I’m a deep skeptic of “absolutism”. And the use of “engineering” to describe software development breeds absolutism.
The word Engineering in other contexts is grounded in science. As if there is one answer, or at least one best answer, to a scientific problem. For example, mechanical engineering is bound by properties of the materials in use.
Whereas software development is about the art, not science, of using languages. While languages have rules, they also have flexibility. Use of a language can be precise, obtuse and everything in between.
Lots of priorities can be served (or not) with a given program. Want your code to be performant? Want your code to be maintainable, as in understandable by others? Want your code to be modular so that it can be easily refactored or replaced? All will affect how the code is written.
If you doubt the flexibility of coding languages, then what can explain software quality assurance? After all, these myriads of tests are to deal with the innate diversity, flexibility and expressiveness of code and of the coder.
And we haven’t even got to the choices in designing components of code and architectures.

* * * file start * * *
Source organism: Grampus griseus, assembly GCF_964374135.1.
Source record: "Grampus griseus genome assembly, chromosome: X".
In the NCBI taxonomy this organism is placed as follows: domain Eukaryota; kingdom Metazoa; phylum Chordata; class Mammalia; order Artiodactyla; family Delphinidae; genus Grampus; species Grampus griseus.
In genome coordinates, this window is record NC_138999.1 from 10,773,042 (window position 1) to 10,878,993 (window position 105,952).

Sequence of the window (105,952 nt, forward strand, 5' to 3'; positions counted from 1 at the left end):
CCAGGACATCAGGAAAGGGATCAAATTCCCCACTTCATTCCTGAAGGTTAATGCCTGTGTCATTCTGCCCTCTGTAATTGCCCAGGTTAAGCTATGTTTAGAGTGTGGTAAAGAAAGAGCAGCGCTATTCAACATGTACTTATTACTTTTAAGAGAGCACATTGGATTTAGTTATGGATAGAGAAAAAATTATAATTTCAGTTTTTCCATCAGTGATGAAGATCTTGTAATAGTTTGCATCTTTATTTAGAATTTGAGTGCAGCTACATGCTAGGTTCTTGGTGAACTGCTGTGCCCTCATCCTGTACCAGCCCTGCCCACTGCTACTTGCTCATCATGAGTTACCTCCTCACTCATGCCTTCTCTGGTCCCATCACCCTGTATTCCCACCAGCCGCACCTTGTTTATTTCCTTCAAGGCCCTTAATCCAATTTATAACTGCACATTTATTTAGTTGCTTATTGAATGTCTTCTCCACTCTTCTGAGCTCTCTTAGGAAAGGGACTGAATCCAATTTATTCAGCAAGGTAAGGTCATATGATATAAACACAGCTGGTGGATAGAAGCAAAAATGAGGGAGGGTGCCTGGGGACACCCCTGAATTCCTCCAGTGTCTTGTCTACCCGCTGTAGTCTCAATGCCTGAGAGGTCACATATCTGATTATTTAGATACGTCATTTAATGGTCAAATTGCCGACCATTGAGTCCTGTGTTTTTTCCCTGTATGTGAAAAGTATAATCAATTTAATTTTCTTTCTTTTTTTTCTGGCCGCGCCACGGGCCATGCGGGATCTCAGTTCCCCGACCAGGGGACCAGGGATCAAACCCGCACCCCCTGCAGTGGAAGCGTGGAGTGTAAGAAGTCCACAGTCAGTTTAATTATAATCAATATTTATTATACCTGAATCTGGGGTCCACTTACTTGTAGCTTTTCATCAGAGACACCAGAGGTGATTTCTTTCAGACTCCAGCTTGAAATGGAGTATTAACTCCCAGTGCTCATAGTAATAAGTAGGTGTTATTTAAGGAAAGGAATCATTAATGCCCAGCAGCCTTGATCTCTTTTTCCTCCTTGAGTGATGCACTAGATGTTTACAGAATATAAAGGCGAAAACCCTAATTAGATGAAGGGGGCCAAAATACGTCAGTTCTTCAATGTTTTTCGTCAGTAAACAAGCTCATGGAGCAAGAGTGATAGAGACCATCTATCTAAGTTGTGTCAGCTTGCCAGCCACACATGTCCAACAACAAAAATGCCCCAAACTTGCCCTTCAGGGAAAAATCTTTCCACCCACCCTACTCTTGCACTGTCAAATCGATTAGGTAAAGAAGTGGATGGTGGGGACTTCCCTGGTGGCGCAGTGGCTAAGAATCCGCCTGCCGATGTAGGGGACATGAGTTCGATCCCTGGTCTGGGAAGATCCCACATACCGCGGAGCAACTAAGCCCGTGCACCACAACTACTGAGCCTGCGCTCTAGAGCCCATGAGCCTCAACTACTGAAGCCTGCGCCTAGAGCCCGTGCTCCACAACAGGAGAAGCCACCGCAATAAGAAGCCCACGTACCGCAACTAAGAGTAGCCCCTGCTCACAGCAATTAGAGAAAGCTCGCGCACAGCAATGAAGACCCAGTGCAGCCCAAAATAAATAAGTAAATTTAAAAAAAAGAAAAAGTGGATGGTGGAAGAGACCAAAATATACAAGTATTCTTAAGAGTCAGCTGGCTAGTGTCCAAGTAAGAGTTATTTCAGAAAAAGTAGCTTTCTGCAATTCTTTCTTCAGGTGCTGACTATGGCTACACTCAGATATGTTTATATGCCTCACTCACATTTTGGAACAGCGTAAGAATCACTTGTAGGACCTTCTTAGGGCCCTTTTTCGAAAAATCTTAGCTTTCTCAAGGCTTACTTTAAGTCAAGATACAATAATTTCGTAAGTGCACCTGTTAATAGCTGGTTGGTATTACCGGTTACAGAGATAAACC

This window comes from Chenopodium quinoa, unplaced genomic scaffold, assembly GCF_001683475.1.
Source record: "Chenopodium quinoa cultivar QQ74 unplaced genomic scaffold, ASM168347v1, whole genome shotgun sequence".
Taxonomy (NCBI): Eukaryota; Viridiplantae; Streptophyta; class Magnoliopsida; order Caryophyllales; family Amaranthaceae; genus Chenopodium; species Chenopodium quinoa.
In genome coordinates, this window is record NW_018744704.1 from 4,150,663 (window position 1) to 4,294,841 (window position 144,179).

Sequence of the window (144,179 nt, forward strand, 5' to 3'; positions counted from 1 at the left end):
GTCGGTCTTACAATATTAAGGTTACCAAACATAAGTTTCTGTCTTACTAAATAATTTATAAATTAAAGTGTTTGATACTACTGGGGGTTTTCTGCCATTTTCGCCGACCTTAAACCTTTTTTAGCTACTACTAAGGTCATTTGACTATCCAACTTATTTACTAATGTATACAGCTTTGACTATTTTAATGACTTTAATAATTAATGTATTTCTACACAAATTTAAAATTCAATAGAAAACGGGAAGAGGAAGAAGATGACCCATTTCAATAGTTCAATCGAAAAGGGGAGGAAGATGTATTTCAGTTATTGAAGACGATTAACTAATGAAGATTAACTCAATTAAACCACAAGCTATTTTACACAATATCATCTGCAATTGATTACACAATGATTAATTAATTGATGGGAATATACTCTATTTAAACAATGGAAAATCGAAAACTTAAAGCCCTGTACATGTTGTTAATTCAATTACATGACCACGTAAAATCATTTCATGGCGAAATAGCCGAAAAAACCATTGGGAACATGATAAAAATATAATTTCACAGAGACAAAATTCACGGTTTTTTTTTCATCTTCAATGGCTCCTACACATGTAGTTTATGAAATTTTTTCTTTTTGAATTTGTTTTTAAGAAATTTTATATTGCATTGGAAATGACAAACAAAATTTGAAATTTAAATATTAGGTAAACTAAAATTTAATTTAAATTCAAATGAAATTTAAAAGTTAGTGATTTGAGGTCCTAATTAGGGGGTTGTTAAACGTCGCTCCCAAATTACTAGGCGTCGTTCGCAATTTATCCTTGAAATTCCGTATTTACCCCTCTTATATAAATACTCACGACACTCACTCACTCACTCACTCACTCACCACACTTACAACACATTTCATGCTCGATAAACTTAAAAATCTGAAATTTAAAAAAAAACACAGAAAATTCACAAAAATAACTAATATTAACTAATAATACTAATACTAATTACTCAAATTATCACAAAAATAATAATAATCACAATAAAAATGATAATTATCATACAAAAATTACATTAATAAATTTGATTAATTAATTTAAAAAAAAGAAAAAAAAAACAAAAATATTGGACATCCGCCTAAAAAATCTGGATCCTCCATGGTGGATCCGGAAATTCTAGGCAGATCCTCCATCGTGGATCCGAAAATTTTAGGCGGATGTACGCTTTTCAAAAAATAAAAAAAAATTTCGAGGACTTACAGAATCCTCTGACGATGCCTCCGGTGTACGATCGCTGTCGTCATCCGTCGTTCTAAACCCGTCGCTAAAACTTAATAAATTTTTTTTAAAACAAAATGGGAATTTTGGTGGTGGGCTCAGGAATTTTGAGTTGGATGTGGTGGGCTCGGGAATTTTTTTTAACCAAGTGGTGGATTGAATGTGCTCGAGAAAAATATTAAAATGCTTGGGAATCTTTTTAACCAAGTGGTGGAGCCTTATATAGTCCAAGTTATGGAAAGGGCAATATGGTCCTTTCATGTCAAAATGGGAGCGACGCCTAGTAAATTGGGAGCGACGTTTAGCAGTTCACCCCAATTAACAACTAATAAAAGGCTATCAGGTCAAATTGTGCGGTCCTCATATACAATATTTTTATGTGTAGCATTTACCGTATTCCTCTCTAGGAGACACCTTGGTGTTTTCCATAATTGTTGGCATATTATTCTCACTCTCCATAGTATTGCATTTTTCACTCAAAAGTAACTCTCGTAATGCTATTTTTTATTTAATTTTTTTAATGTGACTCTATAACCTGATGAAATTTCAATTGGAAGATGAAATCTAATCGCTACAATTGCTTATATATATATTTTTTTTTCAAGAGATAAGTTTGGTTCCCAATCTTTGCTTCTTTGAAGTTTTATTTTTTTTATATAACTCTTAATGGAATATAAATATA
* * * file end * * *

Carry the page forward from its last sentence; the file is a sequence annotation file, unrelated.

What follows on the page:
So why does this matter? Because thinking about software development in – pardon the word – binary terms ignores many of the choices and challenges of building great software products. You might not care about things like “cyclomatic complexity”, but you will when you inherit someone else’s code from 10 years ago and you need to keep it going.
We need to focus on choices not absolutes; on degrees of truths. Software has gotten too damned complicated to think of it in simplistic terms.
Maybe we should call developers “software linguists”?
4 thoughts on “Can we please stop calling it “software engineering”?”
If you haven’t read it, “Hackers and Painters” is a decent read…
Thanks for the fdebeack. I agree Scala is an interesting language that is gaining momentum. The Scala track at Jfokus was pretty packed. I guess I don't know it well enough to truly appreciate it. Groovy gives me immediate fixes to the little things that annoy me about Java (excessive non-optional boilerplate code, required exception handling, poor language support for collections & arrays, etc.). So that's where I'll start. But I'll keep a close eye on Scala in the future.
I dont disagree with this writing
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